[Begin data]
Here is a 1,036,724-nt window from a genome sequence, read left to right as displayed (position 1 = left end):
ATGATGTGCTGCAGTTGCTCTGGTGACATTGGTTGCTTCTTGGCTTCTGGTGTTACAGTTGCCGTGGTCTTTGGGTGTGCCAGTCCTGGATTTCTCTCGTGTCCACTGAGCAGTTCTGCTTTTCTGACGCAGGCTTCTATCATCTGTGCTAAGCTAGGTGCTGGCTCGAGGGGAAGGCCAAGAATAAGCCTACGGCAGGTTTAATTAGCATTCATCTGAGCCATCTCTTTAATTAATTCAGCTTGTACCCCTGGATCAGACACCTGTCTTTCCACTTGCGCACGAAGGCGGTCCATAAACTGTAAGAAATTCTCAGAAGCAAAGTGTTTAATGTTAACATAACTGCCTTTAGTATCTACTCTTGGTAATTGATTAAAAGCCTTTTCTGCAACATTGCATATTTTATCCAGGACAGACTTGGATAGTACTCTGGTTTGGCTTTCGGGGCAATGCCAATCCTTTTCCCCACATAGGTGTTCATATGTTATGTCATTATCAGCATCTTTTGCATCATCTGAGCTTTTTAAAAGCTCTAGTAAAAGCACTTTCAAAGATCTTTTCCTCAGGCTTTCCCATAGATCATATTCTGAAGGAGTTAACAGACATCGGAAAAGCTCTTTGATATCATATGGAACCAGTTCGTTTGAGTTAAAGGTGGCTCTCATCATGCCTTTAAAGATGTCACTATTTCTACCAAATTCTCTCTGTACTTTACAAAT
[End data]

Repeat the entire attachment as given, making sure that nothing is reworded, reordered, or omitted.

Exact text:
Here is a 1,036,724-nt window from a genome sequence, read left to right as displayed (position 1 = left end):
ATGATGTGCTGCAGTTGCTCTGGTGACATTGGTTGCTTCTTGGCTTCTGGTGTTACAGTTGCCGTGGTCTTTGGGTGTGCCAGTCCTGGATTTCTCTCGTGTCCACTGAGCAGTTCTGCTTTTCTGACGCAGGCTTCTATCATCTGTGCTAAGCTAGGTGCTGGCTCGAGGGGAAGGCCAAGAATAAGCCTACGGCAGGTTTAATTAGCATTCATCTGAGCCATCTCTTTAATTAATTCAGCTTGTACCCCTGGATCAGACACCTGTCTTTCCACTTGCGCACGAAGGCGGTCCATAAACTGTAAGAAATTCTCAGAAGCAAAGTGTTTAATGTTAACATAACTGCCTTTAGTATCTACTCTTGGTAATTGATTAAAAGCCTTTTCTGCAACATTGCATATTTTATCCAGGACAGACTTGGATAGTACTCTGGTTTGGCTTTCGGGGCAATGCCAATCCTTTTCCCCACATAGGTGTTCATATGTTATGTCATTATCAGCATCTTTTGCATCATCTGAGCTTTTTAAAAGCTCTAGTAAAAGCACTTTCAAAGATCTTTTCCTCAGGCTTTCCCATAGATCATATTCTGAAGGAGTTAACAGACATCGGAAAAGCTCTTTGATATCATATGGAACCAGTTCGTTTGAGTTAAAGGTGGCTCTCATCATGCCTTTAAAGATGTCACTATTTCTACCAAATTCTCTCTGTACTTTACAAAT